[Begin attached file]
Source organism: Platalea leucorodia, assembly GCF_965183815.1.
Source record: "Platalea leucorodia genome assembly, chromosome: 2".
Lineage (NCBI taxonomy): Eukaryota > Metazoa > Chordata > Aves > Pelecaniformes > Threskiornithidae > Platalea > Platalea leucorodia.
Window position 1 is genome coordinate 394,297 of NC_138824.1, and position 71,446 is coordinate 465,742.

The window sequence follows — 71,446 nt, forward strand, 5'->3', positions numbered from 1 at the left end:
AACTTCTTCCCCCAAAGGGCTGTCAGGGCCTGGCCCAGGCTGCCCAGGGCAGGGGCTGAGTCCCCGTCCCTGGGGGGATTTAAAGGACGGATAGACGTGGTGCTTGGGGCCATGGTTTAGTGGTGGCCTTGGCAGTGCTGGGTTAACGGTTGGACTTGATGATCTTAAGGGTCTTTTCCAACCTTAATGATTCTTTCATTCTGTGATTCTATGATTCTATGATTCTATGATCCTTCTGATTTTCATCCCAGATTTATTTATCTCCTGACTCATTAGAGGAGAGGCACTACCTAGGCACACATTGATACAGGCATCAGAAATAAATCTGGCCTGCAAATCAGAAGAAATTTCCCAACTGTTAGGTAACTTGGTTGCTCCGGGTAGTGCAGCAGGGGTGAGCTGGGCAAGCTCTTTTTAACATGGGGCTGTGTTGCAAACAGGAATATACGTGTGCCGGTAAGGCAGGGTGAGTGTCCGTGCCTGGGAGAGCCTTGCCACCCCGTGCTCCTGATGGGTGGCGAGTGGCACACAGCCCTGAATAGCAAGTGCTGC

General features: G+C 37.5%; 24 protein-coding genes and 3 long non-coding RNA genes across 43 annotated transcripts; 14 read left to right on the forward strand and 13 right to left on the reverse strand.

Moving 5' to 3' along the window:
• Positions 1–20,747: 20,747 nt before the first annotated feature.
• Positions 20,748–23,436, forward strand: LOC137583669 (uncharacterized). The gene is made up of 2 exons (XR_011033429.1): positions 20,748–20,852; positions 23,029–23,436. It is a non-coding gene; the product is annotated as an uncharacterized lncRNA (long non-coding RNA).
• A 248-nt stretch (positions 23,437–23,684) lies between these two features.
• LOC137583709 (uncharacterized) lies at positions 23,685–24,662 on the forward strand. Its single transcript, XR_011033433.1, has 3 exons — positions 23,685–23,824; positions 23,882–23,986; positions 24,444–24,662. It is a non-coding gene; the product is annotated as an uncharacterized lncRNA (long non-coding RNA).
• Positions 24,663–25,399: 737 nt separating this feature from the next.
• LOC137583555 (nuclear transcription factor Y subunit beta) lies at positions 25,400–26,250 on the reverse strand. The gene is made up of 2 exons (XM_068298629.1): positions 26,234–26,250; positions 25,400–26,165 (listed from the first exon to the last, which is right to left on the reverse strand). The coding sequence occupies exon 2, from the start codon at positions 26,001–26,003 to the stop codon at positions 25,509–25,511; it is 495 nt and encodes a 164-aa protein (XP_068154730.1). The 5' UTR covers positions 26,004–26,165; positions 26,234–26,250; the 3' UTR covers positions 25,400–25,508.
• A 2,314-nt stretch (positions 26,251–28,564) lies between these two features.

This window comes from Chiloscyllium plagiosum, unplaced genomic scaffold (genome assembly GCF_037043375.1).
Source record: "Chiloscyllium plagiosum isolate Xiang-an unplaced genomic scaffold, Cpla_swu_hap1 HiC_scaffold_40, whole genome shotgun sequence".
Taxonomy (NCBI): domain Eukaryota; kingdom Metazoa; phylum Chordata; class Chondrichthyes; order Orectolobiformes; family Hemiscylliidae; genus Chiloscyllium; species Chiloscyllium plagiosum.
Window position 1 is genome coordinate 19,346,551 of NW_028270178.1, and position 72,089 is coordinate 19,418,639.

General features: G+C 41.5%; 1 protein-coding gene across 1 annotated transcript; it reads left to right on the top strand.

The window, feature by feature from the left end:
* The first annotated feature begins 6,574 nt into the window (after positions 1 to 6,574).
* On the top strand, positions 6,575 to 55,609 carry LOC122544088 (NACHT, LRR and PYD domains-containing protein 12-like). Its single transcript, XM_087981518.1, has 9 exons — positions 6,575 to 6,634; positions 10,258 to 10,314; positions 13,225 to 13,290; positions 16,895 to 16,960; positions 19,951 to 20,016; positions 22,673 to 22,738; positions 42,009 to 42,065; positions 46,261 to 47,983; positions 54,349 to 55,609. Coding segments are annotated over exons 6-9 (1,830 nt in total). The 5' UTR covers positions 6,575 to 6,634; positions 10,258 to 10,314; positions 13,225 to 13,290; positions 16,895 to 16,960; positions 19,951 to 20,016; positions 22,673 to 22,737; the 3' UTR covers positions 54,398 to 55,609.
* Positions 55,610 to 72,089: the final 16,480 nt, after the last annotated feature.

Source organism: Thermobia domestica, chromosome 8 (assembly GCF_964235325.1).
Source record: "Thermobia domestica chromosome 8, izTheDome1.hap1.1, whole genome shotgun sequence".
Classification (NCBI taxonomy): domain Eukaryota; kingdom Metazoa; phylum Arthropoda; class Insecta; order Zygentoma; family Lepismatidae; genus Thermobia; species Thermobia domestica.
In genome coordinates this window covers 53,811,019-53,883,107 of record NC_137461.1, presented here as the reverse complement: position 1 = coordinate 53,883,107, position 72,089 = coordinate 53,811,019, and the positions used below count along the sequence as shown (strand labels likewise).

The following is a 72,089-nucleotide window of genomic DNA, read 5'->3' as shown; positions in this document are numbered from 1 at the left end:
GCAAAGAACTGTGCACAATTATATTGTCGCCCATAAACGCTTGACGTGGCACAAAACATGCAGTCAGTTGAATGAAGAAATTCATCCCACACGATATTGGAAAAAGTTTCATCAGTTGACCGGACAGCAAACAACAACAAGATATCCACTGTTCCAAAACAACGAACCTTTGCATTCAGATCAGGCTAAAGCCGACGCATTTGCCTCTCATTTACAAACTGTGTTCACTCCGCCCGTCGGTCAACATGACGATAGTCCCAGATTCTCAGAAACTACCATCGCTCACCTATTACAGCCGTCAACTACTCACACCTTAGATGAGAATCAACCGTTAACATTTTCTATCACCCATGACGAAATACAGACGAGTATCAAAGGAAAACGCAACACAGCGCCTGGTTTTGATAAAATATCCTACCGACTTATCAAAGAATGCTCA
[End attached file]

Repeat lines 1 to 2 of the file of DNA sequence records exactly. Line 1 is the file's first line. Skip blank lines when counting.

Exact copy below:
Source organism: Platalea leucorodia, assembly GCF_965183815.1.
Source record: "Platalea leucorodia genome assembly, chromosome: 2".